- Roster Balance – C-: The Nuggets strength is their depth, but they have a collection of flawed players and no one truly reliable on either the offensive or defensive end. There are no go-to players when the team needs a big basket or a crucial defensive stop. Depth serves no purpose when you have incumbents like Al Harrington, Andre Miller, and Chris Andersen who are going to receive minutes no matter what. The Nuggets are not a contender in the Western Conference with this roster remaining intact.
- Player Development – F: The truest sign of a non-contending team is home blowout losses against lesser opponents. Not to knock New Orleans, but they are without their best player, one of their veteran leaders and they have lost six games in a row. As the Nuggets charge toward another first round playoff exit, players like Andre Miller, Al Harrington, Rudy Fernandez and Chris Andersen will carry the load. None of these players have futures in Denver and the guys on the bench won’t get any better by sitting and watching. The most promising young players can’t improve without playing time and from a development standpoint, it’s looking like a lost season. The Nuggets future is cloudy.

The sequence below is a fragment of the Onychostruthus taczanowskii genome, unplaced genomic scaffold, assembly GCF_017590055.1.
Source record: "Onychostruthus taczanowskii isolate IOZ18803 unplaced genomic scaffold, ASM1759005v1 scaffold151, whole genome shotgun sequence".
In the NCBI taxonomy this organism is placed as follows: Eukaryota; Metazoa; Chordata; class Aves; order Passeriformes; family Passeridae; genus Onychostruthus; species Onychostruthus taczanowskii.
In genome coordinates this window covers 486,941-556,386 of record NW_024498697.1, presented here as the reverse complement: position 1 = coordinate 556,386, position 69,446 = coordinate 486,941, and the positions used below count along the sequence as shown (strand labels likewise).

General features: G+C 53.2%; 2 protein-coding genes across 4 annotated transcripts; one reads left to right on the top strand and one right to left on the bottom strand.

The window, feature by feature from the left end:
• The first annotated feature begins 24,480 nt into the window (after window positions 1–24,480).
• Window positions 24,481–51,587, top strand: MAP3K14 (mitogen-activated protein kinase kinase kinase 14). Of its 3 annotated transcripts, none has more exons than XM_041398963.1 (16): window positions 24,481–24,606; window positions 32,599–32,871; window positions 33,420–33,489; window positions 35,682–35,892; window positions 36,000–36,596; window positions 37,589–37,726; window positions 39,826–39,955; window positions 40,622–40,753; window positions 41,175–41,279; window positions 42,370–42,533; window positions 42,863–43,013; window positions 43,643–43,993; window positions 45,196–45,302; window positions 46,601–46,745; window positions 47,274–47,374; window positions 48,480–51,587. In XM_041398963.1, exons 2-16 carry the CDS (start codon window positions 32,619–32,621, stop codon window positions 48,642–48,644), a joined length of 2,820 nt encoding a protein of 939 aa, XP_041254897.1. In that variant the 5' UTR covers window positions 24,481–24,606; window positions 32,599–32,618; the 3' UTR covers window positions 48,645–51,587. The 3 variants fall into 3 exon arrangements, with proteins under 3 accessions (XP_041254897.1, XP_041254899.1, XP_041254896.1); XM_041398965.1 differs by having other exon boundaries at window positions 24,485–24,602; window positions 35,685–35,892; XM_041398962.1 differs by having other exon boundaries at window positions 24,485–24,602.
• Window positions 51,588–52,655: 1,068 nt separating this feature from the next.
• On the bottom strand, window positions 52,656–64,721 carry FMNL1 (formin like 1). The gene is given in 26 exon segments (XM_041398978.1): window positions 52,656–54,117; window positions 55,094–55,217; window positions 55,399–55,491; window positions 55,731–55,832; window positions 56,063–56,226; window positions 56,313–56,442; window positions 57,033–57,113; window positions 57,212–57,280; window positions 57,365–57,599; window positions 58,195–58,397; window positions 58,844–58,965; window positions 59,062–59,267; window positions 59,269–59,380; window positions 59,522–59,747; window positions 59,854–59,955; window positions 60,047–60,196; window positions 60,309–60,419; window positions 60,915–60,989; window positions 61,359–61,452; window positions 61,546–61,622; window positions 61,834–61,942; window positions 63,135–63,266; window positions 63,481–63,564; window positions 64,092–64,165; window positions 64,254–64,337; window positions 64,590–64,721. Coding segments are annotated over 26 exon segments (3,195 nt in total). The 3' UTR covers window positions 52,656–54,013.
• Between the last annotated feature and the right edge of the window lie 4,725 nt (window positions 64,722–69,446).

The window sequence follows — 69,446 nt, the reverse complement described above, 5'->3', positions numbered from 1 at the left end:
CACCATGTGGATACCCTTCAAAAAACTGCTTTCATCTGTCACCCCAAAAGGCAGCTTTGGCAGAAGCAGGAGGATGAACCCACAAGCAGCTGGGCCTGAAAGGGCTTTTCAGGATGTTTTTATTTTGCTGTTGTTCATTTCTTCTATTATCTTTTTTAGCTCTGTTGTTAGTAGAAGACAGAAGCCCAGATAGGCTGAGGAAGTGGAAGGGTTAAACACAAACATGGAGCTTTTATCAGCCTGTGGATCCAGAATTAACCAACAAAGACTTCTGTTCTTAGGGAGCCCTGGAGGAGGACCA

Game 10 Advanced Stats:
Pace Factor: 88.7 – The slowest game of the year by far
Offensive Efficiency: 91.3 – Pathetic
Defensive Efficiency: 106.0 – Pathetic
Candid Notes by Kalen:
— Although it was ugly it’s important for everyone to remember this was only one game! I understand the implications that a single contest can present at times, but I’d highly advise against delving too far into the details here (which I’m about to do anyways). At the immediate conclusion of the game I was just as furious as I’m sure many of you were, although after having a few hours to sit on it, I’ve realized how inconsequential one game during a lockout-ridden season really is. Sure Al had a rough outing and so did Miller, but I think Charlie was a little tough on the these guys and the team as a whole tonight. Let’s keep in mind: You could make a really strong argument that Al, up to this point, has been the best, most consistent player on the Nuggets roster and has in fact played good defense. Meanwhile Miller has continued to post one of the best assist-to-turnover ratios in the entire league and has also played good defense for the most part considering all the two guards he’s had to cover. Sure, most title contenders don’t lose games like these at home, but some do. Still, whoever said Denver was a title contender in the first place? I guess I just think this team has played pretty damn good up to this point and there’s no reason we should discount everything that’s happened over one lousy performance. Every year almost every team in the NBA suffers at least one of these though losses (though it may not be this bad), so perhaps it was good the Nuggets got theirs out of the way already. There’s no doubt in my mind this team will not again come out as ill-prepared as it did Monday.